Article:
Paul Ryan Throws Granny Off Cliff In Ad Refused By Wisconsin TV Station (VIDEO)

Wisconsin Refuses Ad Showing Paul Ryan Throwing 'Granny' Off Cliff

A local TV station in Paul Ryan's home state of Wisconsin is refusing to air an ad that features an elderly woman being thrown from a cliff, an attack on the presumptive Republican vice presidential nominee's Medicare proposal.

The ad, "Granny Off the Cliff Part 2," was released by progressive policy group Agenda Project Action Fund shortly after Mitt Romney tapped Ryan as his running mate last week. The spot is a sequel to the group's original "Granny Off the Cliff" video released in May of last year, which went viral amidst heated debates over Ryan's controversial budget plan.

Erica Payne, the producer of the video and president of the Agenda Project Action Fund, announced in an email statement that WMTV-Madison, a local NBC affiliate, declined to air the ad "due to content." The station's general manager Bob Smith told the group that it is at the station's discretion whether or not it will air spots.

The ad began airing in Ohio, Florida and Colorado this week. The Wisconsin station is the first to turn the ad down, according to the Agenda Project Action Fund.

Like its predecessor, the new commercial also features a man in a suit, understood to represent Ryan, pushing a wheelchair-ridden elderly woman to the edge of a cliff and then flinging her from it. "Mitt Romney made his choice," the ad says. "Now you have to make yours."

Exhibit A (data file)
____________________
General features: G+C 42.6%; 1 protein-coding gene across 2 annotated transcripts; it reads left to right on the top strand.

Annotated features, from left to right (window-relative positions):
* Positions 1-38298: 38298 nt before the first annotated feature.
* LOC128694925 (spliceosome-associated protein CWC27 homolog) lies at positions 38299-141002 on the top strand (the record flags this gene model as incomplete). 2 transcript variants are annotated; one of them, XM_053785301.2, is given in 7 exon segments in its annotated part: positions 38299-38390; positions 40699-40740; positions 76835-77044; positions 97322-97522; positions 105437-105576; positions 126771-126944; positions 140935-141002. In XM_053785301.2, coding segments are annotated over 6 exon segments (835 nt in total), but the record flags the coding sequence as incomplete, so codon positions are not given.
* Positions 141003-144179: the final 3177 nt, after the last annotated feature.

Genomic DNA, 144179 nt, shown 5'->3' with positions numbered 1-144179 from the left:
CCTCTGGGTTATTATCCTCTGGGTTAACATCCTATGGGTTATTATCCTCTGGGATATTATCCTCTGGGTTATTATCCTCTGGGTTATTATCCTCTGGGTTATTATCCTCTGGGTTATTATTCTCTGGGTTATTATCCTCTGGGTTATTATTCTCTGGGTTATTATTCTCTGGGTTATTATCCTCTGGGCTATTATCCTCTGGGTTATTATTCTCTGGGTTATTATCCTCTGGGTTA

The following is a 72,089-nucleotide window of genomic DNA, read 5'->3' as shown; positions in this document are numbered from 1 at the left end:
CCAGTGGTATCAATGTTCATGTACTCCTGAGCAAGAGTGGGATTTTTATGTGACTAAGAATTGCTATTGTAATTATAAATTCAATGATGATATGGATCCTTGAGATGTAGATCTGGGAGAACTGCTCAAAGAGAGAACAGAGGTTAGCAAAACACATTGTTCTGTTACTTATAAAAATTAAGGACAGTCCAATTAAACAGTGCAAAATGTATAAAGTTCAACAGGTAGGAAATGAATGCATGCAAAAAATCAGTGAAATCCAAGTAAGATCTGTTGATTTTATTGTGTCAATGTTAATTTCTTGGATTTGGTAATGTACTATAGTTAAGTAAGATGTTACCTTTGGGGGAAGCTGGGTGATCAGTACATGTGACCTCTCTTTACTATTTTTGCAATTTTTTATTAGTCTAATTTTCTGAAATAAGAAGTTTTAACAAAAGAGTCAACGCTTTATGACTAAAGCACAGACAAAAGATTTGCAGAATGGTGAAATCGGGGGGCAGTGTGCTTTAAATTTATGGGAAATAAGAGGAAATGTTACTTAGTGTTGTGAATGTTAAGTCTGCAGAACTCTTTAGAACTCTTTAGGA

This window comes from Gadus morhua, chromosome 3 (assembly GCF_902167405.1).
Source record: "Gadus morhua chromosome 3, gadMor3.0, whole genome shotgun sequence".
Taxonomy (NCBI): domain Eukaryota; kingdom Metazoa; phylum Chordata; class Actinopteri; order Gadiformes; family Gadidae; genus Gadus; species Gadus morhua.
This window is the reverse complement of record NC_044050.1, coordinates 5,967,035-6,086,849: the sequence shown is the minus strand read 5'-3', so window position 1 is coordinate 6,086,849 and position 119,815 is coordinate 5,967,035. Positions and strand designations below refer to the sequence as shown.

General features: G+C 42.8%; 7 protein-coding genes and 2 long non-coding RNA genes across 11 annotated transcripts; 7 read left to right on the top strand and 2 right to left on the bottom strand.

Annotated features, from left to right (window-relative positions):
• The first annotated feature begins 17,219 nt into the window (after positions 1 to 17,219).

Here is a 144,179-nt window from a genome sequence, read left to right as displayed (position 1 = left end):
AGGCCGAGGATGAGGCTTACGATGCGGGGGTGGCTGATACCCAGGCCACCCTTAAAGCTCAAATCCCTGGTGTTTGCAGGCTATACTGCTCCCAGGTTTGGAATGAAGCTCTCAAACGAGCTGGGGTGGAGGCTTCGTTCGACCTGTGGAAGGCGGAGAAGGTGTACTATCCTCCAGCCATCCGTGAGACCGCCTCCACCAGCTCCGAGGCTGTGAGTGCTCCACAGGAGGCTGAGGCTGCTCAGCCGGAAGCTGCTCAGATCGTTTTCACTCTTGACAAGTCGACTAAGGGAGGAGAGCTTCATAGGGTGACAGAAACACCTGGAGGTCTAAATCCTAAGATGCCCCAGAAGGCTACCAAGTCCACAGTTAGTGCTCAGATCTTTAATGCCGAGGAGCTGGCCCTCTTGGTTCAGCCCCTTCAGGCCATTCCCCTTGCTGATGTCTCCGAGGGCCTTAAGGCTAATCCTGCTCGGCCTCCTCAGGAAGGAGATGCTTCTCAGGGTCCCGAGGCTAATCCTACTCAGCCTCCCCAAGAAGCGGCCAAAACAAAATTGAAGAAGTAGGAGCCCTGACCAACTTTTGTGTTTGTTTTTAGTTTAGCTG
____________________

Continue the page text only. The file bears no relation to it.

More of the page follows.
"WMTV is doing a disservice to the citizens of Wisconsin by withholding critical information that will allow them to make informed decisions about their future leaders," Payne said. "I certainly hope that the Romney/Ryan campaign had nothing to do with WMTV's decision to censor the ad. That is a question I would like answered."

Since Ryan was announced as Romney's VP pick, there has been a renewed focus on his budget plans, particularly with respect to Medicare. Ryan had originally proposed a radical overhaul of the program, suggesting that it be turned into a voucher-like system -- an approach that independent analysts said would raise health care costs for seniors.

With Ryan's name now attached to the Republican presidential ticket, Democrats have revived the old attack line that the Wisconsin congressman would "end Medicare as we know it." To counter that claim, Republicans have launched their own assault on cuts to Medicare under the president's health care law, though Ryan's plan would leave Obama's savings in place.

Requests for comment from WMTV-Madison and the Romney campaign and were not immediately returned.

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